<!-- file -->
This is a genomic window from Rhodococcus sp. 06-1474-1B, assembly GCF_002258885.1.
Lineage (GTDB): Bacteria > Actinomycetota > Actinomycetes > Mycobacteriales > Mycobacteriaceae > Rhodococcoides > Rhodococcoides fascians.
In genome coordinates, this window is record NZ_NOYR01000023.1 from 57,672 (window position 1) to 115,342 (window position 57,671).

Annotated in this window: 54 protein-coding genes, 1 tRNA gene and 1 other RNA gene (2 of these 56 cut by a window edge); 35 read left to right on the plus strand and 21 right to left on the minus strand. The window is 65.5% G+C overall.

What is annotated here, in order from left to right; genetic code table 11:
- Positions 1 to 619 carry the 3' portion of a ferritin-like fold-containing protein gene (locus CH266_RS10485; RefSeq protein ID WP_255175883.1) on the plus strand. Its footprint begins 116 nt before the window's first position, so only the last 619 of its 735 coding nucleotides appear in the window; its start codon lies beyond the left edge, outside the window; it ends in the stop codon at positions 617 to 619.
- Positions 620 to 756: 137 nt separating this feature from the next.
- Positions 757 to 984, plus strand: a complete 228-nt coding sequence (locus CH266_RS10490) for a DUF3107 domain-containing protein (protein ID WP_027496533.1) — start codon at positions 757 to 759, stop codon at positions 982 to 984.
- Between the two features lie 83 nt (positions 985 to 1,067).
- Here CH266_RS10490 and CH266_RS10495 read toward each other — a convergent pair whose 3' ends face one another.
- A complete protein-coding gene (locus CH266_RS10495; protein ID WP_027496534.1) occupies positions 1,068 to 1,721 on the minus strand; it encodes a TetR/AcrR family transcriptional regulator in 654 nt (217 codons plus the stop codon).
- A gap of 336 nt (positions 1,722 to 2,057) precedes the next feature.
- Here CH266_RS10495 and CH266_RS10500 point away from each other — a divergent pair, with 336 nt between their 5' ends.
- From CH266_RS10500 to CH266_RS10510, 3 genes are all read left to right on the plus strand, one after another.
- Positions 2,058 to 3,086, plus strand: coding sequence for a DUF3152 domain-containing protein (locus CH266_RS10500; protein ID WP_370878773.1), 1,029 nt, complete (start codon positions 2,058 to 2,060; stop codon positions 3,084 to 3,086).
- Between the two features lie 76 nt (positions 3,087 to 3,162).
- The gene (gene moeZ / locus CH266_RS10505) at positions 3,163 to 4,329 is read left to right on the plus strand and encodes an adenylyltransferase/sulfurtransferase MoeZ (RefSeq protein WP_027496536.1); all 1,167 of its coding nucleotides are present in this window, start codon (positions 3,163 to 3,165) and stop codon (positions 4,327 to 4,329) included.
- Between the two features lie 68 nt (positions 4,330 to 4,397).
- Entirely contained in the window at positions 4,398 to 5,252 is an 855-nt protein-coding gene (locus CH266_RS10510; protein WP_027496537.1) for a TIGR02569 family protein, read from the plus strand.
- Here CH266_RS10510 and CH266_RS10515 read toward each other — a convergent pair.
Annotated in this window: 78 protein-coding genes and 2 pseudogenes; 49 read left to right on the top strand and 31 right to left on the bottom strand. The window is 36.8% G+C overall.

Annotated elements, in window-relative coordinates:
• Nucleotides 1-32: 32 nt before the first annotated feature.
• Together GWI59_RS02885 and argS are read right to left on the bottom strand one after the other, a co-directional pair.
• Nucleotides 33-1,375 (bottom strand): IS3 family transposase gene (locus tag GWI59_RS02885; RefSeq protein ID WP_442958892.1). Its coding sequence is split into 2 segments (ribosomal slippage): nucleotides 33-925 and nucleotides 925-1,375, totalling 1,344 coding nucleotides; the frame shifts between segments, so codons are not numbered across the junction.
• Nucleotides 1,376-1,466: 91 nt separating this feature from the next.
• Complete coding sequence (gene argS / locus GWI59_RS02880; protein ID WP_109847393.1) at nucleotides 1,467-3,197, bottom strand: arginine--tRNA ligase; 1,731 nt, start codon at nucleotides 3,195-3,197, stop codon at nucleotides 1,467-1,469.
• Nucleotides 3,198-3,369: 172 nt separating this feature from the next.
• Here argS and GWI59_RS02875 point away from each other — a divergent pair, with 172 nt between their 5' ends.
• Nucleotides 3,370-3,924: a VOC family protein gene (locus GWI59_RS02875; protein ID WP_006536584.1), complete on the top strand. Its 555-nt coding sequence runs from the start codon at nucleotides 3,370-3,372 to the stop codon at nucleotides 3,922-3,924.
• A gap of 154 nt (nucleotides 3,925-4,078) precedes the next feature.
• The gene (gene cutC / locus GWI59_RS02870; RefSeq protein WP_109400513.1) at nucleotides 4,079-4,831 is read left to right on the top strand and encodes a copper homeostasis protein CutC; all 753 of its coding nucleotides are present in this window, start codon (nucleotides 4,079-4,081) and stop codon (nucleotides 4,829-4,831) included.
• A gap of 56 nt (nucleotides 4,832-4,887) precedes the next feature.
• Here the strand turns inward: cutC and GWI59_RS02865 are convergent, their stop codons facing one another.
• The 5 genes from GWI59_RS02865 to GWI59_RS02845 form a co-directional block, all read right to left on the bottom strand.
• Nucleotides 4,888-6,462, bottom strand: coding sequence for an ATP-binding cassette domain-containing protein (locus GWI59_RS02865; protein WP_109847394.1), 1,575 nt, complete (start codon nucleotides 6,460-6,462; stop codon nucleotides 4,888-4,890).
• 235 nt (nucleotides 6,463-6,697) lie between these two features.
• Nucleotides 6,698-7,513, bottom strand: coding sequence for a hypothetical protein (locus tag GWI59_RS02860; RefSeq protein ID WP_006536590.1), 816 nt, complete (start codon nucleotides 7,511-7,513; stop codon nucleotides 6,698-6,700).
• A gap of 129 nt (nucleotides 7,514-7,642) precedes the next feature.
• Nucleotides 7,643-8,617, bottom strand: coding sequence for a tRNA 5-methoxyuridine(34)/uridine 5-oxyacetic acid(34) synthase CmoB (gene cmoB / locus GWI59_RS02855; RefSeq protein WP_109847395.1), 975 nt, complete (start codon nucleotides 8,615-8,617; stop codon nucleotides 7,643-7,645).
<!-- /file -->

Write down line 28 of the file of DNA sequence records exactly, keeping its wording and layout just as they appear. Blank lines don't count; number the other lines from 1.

• Nucleotides 3,198-3,369: 172 nt separating this feature from the next.